Five Presidents Meet at the “Caspian’s Las Vegas”
Left to right: Presidents of Tajikistan - Emomali Rahmon, Turkmenistan - Gurbanguly Berdymuhamedov, Uzbekistan - Shavkat Mirziyoyev, Kazakhstan - Kassym-Jomart Tokayev, and Kyrgyzstan - Sadyr Japarov, at the summit in Awaza, Turkmenistan. August 6, 2021. Image: Shavkat Mirziyoyev's Press-service
The national presidents of all five ex-Soviet Central Asian republics (Kazakhstan, Kyrgyzstan, Tajikistan, Turkmenistan and Uzbekistan) met this weekend in the Turkmen resort city of Awaza. Such a high-level meeting is unusual without taking the format of a broader international forum, typically including a Russian, US or Chinese contingent. In this case, the main international presence was the UN in the person of the Secretary General's Special Representative for Central Asia, Natalia Gherman.
Presidential-level meetings like this between all five nations are unusual outside of broader international gatherings.
The long-planned meeting was designed to engender closer trade and political and cultural cooperation between Central Asian countries. Photo opportunities showed the presidents at a selection of slickly organized events showcasing local strengths. These ranged from an exhibition of industrial products to a festival of regional foods and an extravagant dance and music concert. Ms. Gherman also attended the Women’s Leadership Caucus, held in parallel with the main conference, aiming to ensure a greater focus on gender issues in Central Asia.
However, the most important aspects of the event were the various bilateral meetings that were enabled between different pairs of leaders, along with an overall chance to discuss the rapidly deteriorating situation in Afghanistan, a country that neighbours Turkmenistan, Uzbekistan and Tajikistan.
Turkmen President Gurbanguly Berdymuhamedov has described Afghanistan as "the question that worries all of us."
Earlier in the week, Turkmen President Gurbanguly Berdymuhamedov had described Afghanistan as "the question that worries all of us." Reports claim that both Turkmenistan and Uzbekistan, while far from relishing the idea of a Taliban takeover, have established official contacts with the Taliban’s “government-in-waiting” in case the Kabul regime continues to prove unable to control border regions – or falls altogether.
Turkmenistan put on quite a show as part of the Central Asian Summit festivities. Image: Shavkat Mirziyoyev's Press-service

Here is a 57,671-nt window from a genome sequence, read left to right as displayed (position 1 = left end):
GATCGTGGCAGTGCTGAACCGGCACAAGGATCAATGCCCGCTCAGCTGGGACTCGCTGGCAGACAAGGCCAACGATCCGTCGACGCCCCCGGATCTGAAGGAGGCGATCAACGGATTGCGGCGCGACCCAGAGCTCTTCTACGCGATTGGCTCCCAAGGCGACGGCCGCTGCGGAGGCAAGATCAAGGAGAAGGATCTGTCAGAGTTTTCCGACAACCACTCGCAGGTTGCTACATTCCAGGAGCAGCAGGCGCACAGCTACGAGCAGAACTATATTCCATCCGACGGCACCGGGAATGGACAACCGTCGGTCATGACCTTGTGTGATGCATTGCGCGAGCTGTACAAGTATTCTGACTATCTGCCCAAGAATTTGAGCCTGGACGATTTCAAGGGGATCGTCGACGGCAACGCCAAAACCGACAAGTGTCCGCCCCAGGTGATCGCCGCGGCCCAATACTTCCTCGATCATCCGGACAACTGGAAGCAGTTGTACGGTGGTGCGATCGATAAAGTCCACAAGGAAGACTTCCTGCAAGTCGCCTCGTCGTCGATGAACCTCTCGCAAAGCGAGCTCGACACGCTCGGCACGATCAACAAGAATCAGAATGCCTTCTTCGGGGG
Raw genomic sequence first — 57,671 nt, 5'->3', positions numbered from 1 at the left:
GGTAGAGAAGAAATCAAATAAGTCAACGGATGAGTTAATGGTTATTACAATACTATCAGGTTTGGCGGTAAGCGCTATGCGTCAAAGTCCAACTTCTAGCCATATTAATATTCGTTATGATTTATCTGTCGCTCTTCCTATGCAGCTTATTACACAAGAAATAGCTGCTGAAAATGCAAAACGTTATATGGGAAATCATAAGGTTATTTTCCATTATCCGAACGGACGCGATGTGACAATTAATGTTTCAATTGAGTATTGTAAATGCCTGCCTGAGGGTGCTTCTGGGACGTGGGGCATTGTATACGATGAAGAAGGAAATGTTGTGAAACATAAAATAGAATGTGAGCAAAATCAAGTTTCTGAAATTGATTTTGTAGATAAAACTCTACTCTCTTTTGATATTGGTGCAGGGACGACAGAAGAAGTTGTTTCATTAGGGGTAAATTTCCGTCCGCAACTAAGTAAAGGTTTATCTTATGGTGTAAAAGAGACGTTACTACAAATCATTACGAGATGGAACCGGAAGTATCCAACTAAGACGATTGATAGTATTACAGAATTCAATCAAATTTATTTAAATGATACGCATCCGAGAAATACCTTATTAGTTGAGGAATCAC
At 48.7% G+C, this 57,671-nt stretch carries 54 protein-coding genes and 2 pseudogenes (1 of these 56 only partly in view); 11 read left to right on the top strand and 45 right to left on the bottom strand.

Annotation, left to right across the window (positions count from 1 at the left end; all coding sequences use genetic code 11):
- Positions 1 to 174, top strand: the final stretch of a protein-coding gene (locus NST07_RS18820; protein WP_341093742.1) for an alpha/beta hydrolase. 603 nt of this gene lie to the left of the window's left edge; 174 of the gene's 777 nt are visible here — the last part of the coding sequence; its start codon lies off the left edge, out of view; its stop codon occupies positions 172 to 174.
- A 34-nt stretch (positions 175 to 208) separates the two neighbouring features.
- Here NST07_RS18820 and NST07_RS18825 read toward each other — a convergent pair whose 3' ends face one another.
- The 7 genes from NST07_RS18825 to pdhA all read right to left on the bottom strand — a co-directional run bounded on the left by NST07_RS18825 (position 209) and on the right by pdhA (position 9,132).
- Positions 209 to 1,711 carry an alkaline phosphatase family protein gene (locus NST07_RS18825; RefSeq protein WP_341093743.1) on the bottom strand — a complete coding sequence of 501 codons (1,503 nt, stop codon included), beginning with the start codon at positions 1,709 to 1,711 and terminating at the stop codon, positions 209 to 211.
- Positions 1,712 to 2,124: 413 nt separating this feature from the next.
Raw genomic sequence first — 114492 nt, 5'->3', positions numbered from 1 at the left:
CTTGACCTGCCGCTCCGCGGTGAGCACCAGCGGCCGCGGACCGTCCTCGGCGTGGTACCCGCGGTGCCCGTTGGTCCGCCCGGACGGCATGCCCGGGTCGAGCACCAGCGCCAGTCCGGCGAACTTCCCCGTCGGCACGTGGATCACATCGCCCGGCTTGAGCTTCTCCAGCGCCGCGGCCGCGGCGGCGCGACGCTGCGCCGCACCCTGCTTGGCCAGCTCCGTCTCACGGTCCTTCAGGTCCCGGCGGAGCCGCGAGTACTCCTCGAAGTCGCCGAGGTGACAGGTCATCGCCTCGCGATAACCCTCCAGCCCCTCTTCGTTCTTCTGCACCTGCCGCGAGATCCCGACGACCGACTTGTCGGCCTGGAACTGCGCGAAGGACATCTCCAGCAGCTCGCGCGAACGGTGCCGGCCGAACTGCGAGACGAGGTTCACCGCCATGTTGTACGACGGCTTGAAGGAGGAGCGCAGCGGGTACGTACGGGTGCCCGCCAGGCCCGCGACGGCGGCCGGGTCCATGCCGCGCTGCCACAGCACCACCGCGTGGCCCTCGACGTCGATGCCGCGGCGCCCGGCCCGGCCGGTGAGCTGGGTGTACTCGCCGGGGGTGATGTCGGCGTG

Summing up the meeting on state media, a commentary focused not on Afghanistan but on the Turkmen offer to increase gas exports to its Central Asian neighbours and a call to develop intra-regional transport links. Meanwhile, the same article immodestly stated that, in holding the consultative meeting, Turkmenistan had “once again confirmed its universally recognized status as an innovator-country.” In reality, Turkmenistan is more widely seen as an enigma than an innovator. Indeed, for those interested in the Caspian region, the meeting was doubly interesting for shedding a little light on the country, which is a place that few of the world’s journalists ever get a chance to explore.
The heads of state had been welcomed at the airport of nearby Turkmenbashi City in a charming ceremony that included the symbolic presentation of gifts by traditionally dressed children: flowers and freshly baked loaves of chorek bread – a mark of hospitality throughout the region.
During the First Caspian Economic Forum –intense security meant that even local tourists were barred from visiting Awaza, and most non-official venues were essentially closed.
The meeting’s venue, Awaza (aka Avaza), is a glitzy new Caspian seaside resort town. Despite a plethora of sports facilities, pools with swim-up bars, and multi-storey palace hotels with wings shaped a little like gigantic yacht sails; the resort is barely known to international travellers. That’s due to Turkmenistan’s highly restrictive visa policy. One foreign reporter who managed to photograph the place in August 2019 found it eerily empty. However, his unrepresentative trip had been during the resort’s previous great geopolitical shindig – the First Caspian Economic Forum – during which intense security meant that even local tourists were barred from visiting, and most non-official venues were essentially closed.
At other times, Awaza is slowly becomingly popular with wealthier domestic tourists thanks to glorious sunsets and summer temperatures that are typically 15 degrees cooler than the sweltering capital. One day, it might genuinely become the ‘Caspian’s seashore Las Vegas’ that its designers dreamt it should.